Nuggets need to be re-energized
The Denver Nuggets were one of the surprise teams early this season, and at 31-23 at the All-Star break, they seemed comfortably ensconced in a playoff position in the fiercely competitive Western Conference. General manager Kiki Vandeweghe and coach Jeff Bzdelik were receiving praise for turning around a young team that tied Cleveland last season for the league's worst record (17-65).
Led by the exciting rookie Carmelo Anthony (19.4 points, 6.2 rebounds), the Nuggets played hard-nosed defense and up-tempo offense (97.1 points a game). They pressured opponents into turnovers (17.2 a game) and converted the mistakes into fastbreak scores.
Bzdelik employed a tight rotation of players which fit that style. Marcus Camby, relatively healthy for one of the few times in his NBA career, patrolled the defensive basket area, blocked and intimidated opposing shots and averaged double-digit rebounds.
Free agents Andre Miller, Voshon Lenard, Earl Boykins and Jon Barry -- signed by Vandeweghe to fill backcourt soft spots -- gave Bzdelik experienced players who thrived at the team's quick pace in the mile-high atmosphere; and Nene Hilario, now known as just Nene, had improved his scoring around the hoop and board work (11.5 points and 6.5 rebounds a game). That group formed the core of Bzdelik's team.
But the Nuggets' schedule was front-loaded with home games and evened out in the finishing segment of the season. Since the All-Star Game, the Nuggets have won only seven of 21 games, and their record going into Tuesday's home game with Seattle stands at 38-37 with seven games remaining. Denver is in a dogfight with Utah (38-36) and Portland (37-36) for the eighth and final playoff spot in the West.
The Nuggets haven't run completely out of gas, but the fuel indicator on their dashboard is flashing red. Bzdelik's game plan -- full-energy defense and fastbreak offense -- is sound and offers his team its best chance for success. But that style of play requires the availability of the team's best players and becomes less effective when injuries force the coach to go deeper into a shallow bench.
Only Anthony, Miller and Boykins have played in the Nuggets' full complement of games. Now Lenard, the team's No. 3 scorer (14.6), is likely to miss his third game in a row with a bruised rib cage.
Since the All-Star break, most of the positive statistical indicators have declined. Opponents' points scored and field-goal shooting percentage have edged upward, and the Nuggets' forced turnovers have declined a tad. Signs of fatigue manifest in the team's offense by an increase in turnovers and low field-goal percentage, and Denver's 39 turnovers and 39 percent shooting in its last two games indicate a tired club. Point guard Miller had an especially woeful game (1 for 15 from the field, seven turnovers) in the Nuggets' two-point loss at Utah last Friday, while Anthony was only 6-for-21 with seven turnovers in Saturday's loss at Seattle. In both games, the Nuggets had early leads but suffered late lapses that led to their defeat.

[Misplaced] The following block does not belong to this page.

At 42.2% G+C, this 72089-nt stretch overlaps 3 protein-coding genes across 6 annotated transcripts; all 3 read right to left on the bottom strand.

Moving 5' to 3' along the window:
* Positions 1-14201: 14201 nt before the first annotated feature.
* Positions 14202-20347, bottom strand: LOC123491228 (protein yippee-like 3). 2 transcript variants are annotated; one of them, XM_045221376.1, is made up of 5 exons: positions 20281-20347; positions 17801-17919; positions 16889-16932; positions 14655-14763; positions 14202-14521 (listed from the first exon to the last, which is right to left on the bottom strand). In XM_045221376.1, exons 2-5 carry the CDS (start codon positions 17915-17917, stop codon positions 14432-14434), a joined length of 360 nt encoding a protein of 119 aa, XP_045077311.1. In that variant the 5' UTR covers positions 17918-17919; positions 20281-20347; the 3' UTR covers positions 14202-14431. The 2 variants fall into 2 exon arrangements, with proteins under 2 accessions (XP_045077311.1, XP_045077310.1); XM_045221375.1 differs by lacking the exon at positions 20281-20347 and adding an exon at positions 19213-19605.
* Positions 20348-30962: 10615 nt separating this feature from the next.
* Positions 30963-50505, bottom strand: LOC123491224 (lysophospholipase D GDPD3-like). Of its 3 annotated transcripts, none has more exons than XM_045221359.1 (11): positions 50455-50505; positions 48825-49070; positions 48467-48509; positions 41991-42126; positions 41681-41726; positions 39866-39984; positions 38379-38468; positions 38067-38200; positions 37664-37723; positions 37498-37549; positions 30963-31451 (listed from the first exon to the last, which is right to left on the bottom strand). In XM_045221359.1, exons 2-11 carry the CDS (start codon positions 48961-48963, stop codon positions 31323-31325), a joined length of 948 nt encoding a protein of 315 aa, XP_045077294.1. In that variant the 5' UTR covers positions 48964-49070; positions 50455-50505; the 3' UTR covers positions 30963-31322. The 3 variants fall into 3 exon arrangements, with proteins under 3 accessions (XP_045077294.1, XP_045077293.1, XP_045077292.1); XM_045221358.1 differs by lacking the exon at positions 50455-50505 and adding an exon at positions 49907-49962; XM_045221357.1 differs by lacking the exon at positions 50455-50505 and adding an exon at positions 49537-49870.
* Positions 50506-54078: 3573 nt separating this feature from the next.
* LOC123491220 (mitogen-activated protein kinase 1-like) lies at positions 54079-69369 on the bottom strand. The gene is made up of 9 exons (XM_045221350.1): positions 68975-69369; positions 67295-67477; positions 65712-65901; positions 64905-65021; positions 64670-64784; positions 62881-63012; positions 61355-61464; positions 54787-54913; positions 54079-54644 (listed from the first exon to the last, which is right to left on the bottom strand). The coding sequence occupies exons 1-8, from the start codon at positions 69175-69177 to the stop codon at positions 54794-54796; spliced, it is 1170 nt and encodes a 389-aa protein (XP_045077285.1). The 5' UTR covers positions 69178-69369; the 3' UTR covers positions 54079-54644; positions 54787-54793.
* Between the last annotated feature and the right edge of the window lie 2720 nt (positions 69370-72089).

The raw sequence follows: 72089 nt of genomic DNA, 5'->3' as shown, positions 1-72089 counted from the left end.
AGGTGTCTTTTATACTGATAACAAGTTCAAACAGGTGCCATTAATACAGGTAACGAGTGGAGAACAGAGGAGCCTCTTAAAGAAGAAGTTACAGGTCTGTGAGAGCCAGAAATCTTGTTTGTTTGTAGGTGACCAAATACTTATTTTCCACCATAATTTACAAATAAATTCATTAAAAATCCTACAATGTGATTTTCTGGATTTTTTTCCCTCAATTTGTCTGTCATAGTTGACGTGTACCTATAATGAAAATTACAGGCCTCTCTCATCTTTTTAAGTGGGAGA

Bzdelik must find a way to get his team back to its high-energy, productive style if the Nuggets hope to make the playoffs. Denver needs to play its most intense defense that enables it to force turnovers (currently 17.0 per game, second best in the NBA) and to push the ball on offense. Anthony in the open court, Lenard at the perimeter and Nene and Camby in the paint are tough matchups for most opponents.
A rested, healthy roster and a favorable home schedule would benefit the Nuggets the most in their quest. Usually, that doesn't happen for NBA teams, but in this case, it might occur for Denver. Of its seven remaining games, four are at home. After Tuesday's home game with Seattle, the Nuggets have two days off before facing Houston at home, then have four days for rest and practice before playing at Phoenix. Those are all winnable games for a revived Denver team.
Another factor in the Nuggets' favor: They won the season series with both Utah (3-1) and Portland (3-0, with one game remaining at Denver). That means they own the eighth spot in the event they finish tied with either team. For Vandeweghe, Bzdelik and the young Nuggets, that would be a fitting reward.
Dr. Jack Ramsay, an NBA analyst for ESPN, coached the Trail Blazers to the 1977 NBA championship. A member of the Basketball Hall of Fame, he is a regular contributor to ESPN.com. Click here to send a question for Dr. Jack for possible use on ESPNEWS.